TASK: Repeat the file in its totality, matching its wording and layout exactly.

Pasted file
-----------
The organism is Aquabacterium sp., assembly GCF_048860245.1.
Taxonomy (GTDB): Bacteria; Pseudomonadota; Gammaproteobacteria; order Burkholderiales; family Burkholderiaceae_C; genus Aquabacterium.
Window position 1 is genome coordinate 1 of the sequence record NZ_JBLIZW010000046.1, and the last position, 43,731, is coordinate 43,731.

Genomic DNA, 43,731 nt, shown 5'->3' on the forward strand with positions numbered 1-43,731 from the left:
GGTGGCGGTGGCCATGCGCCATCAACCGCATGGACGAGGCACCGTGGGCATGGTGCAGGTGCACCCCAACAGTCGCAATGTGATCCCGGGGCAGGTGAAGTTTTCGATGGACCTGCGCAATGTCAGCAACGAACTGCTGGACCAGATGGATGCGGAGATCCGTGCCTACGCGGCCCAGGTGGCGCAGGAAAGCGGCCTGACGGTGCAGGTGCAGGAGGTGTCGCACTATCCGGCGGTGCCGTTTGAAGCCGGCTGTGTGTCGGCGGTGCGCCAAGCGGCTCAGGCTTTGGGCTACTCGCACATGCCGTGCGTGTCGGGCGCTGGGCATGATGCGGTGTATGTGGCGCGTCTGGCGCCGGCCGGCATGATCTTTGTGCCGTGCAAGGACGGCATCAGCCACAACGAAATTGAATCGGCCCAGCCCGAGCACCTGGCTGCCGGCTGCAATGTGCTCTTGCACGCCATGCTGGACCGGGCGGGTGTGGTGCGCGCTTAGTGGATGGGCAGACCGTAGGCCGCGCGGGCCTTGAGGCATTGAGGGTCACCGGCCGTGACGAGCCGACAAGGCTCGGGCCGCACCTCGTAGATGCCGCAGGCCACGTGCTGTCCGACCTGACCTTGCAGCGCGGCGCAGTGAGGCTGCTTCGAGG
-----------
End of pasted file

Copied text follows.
The organism is Aquabacterium sp., assembly GCF_048860245.1.
Taxonomy (GTDB): Bacteria; Pseudomonadota; Gammaproteobacteria; order Burkholderiales; family Burkholderiaceae_C; genus Aquabacterium.
Window position 1 is genome coordinate 1 of the sequence record NZ_JBLIZW010000046.1, and the last position, 43,731, is coordinate 43,731.

Genomic DNA, 43,731 nt, shown 5'->3' on the forward strand with positions numbered 1-43,731 from the left:
GGTGGCGGTGGCCATGCGCCATCAACCGCATGGACGAGGCACCGTGGGCATGGTGCAGGTGCACCCCAACAGTCGCAATGTGATCCCGGGGCAGGTGAAGTTTTCGATGGACCTGCGCAATGTCAGCAACGAACTGCTGGACCAGATGGATGCGGAGATCCGTGCCTACGCGGCCCAGGTGGCGCAGGAAAGCGGCCTGACGGTGCAGGTGCAGGAGGTGTCGCACTATCCGGCGGTGCCGTTTGAAGCCGGCTGTGTGTCGGCGGTGCGCCAAGCGGCTCAGGCTTTGGGCTACTCGCACATGCCGTGCGTGTCGGGCGCTGGGCATGATGCGGTGTATGTGGCGCGTCTGGCGCCGGCCGGCATGATCTTTGTGCCGTGCAAGGACGGCATCAGCCACAACGAAATTGAATCGGCCCAGCCCGAGCACCTGGCTGCCGGCTGCAATGTGCTCTTGCACGCCATGCTGGACCGGGCGGGTGTGGTGCGCGCTTAGTGGATGGGCAGACCGTAGGCCGCGCGGGCCTTGAGGCATTGAGGGTCACCGGCCGTGACGAGCCGACAAGGCTCGGGCCGCACCTCGTAGATGCCGCAGGCCACGTGCTGTCCGACCTGACCTTGCAGCGCGGCGCAGTGAGGCTGCTTCGAGG